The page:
As you reach this gate you will see that it is one of the busiest places in Lahore because of the famous Akbari Mandi (market) outside the gate. The market goes up to Delhi Gate. Akbari Mandi is the largest spice market in Asia and the most interesting fact attached to it is that the British East India Company started the trade of spices from there. You must be thinking why this market was built outside the gate, well; this region of subcontinent was famous for the scrumptious spices and various grains. The market was located outside the gate so that the travelers and buyers can purchase items without entering into the city. The movement of capturing this place was started by the British in Akbar’s era as they made several requests to him for starting the trade. But the clever advisors of Akbar did not let it happen and thus the British East India Company became successful after several years when the Mughals were getting weaker. From then till now Akbari Mandi is the biggest spice market in Asia and you can also understand the historic significance of it.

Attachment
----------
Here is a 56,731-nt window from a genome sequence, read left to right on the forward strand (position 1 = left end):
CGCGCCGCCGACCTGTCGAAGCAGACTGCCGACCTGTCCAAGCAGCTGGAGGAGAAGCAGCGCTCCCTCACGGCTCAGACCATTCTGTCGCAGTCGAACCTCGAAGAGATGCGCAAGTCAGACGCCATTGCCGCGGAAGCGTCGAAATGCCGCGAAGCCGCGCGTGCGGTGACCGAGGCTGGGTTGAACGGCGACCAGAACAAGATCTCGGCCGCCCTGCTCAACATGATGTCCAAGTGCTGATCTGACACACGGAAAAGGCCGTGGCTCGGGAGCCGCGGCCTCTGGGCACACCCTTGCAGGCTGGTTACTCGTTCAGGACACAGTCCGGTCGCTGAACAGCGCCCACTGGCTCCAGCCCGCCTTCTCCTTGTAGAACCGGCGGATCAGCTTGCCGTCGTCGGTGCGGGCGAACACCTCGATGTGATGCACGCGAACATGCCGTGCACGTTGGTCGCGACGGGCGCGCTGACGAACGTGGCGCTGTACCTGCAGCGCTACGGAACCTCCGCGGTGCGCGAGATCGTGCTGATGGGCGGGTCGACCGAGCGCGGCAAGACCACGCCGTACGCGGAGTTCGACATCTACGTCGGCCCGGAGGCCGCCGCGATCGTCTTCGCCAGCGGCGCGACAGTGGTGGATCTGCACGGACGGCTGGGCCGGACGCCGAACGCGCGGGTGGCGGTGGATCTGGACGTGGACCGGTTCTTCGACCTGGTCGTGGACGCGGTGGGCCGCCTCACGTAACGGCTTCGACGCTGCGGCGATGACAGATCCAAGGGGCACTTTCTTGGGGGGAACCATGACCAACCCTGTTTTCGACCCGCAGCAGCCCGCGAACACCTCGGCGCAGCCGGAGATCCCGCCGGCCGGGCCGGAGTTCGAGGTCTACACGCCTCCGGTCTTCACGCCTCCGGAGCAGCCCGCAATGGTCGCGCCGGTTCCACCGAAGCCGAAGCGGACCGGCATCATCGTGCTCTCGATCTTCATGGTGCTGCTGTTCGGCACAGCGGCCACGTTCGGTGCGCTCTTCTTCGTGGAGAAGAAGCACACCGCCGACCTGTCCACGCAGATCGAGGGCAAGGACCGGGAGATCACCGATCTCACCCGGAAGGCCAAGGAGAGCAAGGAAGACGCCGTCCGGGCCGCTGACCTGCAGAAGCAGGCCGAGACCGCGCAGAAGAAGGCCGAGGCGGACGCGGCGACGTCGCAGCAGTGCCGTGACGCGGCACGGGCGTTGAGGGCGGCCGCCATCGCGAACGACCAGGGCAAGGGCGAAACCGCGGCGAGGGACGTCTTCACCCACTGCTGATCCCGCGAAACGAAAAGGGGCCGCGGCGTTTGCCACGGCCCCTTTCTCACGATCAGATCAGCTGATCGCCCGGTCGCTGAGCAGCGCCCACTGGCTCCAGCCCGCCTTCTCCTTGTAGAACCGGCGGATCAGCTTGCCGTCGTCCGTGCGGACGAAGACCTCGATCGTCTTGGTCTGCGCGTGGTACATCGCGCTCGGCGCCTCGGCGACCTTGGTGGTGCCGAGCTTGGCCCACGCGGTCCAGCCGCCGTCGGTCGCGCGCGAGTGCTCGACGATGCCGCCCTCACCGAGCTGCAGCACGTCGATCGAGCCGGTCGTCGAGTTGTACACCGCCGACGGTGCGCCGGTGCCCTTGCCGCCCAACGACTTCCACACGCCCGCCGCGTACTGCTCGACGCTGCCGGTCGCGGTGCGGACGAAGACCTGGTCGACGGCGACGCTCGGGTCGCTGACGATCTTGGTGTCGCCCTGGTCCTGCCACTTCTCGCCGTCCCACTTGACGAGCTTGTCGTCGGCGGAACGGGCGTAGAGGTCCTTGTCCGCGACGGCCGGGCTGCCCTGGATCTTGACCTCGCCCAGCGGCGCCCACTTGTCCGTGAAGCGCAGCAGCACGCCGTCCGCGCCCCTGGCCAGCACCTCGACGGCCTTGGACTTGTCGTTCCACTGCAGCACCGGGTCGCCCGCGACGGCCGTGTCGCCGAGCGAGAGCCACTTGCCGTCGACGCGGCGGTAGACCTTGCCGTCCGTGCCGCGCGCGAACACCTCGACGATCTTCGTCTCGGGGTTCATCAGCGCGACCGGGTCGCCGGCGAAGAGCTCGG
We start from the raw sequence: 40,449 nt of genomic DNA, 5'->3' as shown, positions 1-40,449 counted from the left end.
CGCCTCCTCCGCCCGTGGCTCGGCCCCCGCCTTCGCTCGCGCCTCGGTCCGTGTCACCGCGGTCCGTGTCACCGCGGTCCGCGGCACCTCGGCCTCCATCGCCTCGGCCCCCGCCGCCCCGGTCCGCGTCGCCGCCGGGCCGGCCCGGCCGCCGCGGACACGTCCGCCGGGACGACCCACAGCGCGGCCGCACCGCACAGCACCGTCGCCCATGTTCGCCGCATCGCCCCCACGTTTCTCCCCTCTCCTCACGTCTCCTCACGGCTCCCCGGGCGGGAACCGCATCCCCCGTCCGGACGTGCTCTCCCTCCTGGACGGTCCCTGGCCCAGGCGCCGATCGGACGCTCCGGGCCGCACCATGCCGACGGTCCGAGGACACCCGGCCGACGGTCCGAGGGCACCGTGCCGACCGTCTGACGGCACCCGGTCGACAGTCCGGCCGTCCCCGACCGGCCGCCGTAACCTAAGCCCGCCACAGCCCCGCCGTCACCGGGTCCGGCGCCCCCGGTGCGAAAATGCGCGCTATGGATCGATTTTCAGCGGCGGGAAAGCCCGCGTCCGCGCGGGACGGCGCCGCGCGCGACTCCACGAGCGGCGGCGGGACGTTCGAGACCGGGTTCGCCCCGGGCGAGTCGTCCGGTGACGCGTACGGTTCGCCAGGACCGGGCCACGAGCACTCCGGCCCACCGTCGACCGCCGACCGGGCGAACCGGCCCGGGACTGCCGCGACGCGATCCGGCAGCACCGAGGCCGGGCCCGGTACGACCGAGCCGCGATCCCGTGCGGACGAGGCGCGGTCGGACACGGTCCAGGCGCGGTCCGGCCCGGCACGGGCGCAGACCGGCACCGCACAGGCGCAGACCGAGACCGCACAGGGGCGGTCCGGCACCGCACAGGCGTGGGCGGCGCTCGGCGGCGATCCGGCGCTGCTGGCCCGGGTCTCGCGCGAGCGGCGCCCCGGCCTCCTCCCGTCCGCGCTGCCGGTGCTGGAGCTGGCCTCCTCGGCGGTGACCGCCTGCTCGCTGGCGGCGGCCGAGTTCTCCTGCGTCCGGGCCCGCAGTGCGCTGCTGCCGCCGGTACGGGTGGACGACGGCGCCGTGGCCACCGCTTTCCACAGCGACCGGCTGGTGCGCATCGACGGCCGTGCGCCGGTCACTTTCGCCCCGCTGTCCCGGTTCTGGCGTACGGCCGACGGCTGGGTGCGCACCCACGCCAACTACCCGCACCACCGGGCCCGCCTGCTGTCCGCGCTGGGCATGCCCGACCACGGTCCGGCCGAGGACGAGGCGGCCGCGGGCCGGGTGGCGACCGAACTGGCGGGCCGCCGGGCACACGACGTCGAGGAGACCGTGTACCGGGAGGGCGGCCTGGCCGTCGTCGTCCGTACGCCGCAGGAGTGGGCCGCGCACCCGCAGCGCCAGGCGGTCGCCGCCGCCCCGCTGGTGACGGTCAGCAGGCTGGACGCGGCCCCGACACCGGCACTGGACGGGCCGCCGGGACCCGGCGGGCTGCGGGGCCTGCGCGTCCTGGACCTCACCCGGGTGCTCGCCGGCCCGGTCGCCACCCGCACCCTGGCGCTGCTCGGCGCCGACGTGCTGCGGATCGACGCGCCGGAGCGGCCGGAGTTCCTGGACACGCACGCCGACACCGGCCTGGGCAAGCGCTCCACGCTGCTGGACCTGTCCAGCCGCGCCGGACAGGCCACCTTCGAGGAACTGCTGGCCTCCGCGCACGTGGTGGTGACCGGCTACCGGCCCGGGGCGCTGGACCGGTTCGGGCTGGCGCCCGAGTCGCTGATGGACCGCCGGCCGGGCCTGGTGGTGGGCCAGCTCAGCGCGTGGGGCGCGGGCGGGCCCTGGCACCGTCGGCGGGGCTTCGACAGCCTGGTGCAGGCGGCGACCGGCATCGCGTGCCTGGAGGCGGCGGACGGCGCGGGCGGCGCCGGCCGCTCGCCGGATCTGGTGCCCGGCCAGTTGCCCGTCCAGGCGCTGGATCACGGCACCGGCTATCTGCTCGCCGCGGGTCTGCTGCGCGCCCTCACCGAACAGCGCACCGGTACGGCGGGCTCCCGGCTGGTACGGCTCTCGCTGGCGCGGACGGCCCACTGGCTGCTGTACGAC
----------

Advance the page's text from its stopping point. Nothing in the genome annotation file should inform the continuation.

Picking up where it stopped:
The place is mesmerizing and breathtaking, you will find thousands of spices and grains there, some of which we have never seen in the greater Lahore. This is the only place where you would find every kind of item used in Asian cooking. The most fascinating scene in this gate is of the different modes of transportation that are operational there, the old ones and the new ones. There are horse, mule, and donkey driven carts carrying the loads of goods and items belonging to Akbari Mandi. The streets are so narrow that heavy vehicles cannot make their way into them and till now animal driven carts or hand carts are used.